Monday, 9 August 2010

Graham Greene - 'The Ministry of Fear'

I'm with Flannery O'Connor in thinking that "the question of what effect the Church has on the fiction writer who is a Catholic cannot always be answered by pointing to the presence of Graham Greene among us."

Nevertheless, as recent writings remind us (here and here), he cannot be wholly ignored either. One book which often gets lost in discussions about his work and which is worth revisiting is The Ministry of Fear which begins with Arthur Rowe, a convicted murderer, popping into a fête during the darkest days of the London blitz only to be drawn into contact with a Nazi spy ring.

Greene called his novel an ‘entertainment’ but it is clearly much more than that. Despite creating one or two implausible moments in the plot, Greene draws us into the action from the very first pages and doesn’t let us go. The descriptive writing is tremendous and the sense of fear is utterly palpable.
What is more, there are big existential questions too. Rowe is haunted by guilt and confused by pity. While everyone else believes that the death of his wife was a mercy killing, Rowe himself accepts the fact that he is a murderer, though he cannot quite come to terms with the psychological implications. He is a man who, while fleeing for his life, is also desperately seeking redemption and, having fallen from grace, is haunted by memories of his own personal Garden of Eden. It is no surprise then that he book is packed full of references to gardens, usually from his innocent childhood.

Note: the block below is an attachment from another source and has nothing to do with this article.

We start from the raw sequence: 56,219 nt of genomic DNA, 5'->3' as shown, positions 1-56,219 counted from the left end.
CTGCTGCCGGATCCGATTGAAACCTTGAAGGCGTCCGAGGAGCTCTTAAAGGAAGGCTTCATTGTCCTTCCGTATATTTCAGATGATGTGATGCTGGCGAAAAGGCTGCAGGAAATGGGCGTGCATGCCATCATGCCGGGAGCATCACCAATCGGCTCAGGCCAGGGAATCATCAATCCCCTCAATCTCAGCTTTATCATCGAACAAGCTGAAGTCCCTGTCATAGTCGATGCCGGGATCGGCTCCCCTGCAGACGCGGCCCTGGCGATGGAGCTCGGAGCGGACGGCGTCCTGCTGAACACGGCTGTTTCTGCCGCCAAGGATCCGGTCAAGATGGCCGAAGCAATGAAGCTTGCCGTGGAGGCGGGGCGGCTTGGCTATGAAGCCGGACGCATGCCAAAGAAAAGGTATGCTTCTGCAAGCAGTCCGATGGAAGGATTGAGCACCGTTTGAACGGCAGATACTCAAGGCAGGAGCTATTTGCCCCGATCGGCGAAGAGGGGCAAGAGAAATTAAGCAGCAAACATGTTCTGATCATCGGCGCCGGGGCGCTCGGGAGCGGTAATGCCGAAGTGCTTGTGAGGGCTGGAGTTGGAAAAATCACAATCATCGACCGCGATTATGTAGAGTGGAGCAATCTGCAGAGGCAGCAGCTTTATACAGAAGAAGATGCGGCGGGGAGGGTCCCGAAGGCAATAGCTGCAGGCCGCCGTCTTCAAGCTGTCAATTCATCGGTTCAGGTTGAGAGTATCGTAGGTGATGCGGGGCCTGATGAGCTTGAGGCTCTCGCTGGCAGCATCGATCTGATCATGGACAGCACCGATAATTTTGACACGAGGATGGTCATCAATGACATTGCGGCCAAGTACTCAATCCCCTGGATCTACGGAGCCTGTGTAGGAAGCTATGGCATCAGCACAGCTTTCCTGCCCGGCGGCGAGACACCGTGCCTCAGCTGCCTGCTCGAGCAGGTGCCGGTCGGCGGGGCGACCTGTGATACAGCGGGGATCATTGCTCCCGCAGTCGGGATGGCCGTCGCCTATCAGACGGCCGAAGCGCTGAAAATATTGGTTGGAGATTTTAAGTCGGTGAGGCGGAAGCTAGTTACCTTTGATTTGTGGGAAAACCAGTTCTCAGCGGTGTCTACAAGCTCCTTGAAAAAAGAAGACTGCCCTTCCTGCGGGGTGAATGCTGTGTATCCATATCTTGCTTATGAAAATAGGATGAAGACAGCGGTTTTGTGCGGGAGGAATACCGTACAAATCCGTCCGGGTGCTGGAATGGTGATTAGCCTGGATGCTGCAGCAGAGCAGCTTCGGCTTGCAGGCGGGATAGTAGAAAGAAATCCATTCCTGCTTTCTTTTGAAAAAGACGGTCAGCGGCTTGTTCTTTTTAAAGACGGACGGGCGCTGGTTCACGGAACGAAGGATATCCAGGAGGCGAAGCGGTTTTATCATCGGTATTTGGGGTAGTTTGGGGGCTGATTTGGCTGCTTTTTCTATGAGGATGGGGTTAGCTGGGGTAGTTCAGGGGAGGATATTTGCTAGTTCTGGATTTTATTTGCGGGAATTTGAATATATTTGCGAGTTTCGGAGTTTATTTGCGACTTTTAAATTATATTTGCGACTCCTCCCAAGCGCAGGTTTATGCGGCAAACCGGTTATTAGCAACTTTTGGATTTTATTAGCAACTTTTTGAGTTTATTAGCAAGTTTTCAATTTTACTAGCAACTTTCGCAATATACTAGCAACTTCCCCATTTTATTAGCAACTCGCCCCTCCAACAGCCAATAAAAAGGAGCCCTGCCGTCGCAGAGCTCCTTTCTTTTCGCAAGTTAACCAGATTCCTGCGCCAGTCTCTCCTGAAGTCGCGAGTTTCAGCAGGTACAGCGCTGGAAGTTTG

Greene also returns time and again to the notion of fiction and its relationship with real life in his novel. Pre-war sentimental novels, he suggests, have to give way to thrillers precisely because the Second World War has lifted the lid on human depravity: “thrillers are like life – more like life than you are, this lawn, your sandwiches, that pine,” Rowe tells his mother in a dream. “This isn’t real life any more,” he said. “Tea on the lawn, evensong, croquet, the old ladies calling, the gentle unmalicious gossip, the gardener trundling the wheelbarrow full of leaves and grass. People write about it as if it still went on; lady novelists describe it over and over again in books of the month, but it’s not there any more.”

In other words, there is plenty of literary interest in this thriller, which makes it an ideal book for classroom use. But how Catholic is it?

When Arthur Rowe eventually finds redemption, it is hardly a Catholic concept he embraces: he atones for his wife’s murder, he believes, by suffering for his new lover. This idea may be derived from Rowe’s own Catholic beliefs but it hardly does justice to the orthodox Catholic understanding of the redemption. We have to be careful, of course. Greene once pointed out that “the ideas of my Catholic characters, even their Catholic ideas, were not necessarily mine.” Nevertheless, it is also true that, to use wholly anachronistic terms, Arthur Rowe finds the redemption he seeks having committed euthanasia by assisting in a suicide.

Sin and redemption feature prominently in this novel, just as they do in so many of Greene's other books, but Christ scarcely gets a look in. In the end this is a novel which draws as much on a worldview associated with Matthew Arnold and Thomas Hardy as it does on Catholic sources. Greene also draws upon the Henry James of The Golden Bowl in having Arthur Rowe and Anna Hilfe sustain their love through mutual deception at the end of the book. In one sense, there is no problem with this - it gives students plenty to get their teeth into - but we do need to be clear about what we are serving up.

Brilliant writing, an exhilarating plot and dodgy theology: you know what you’re going to get from Graham Greene and in The Ministry of Fear he gives you the lot.

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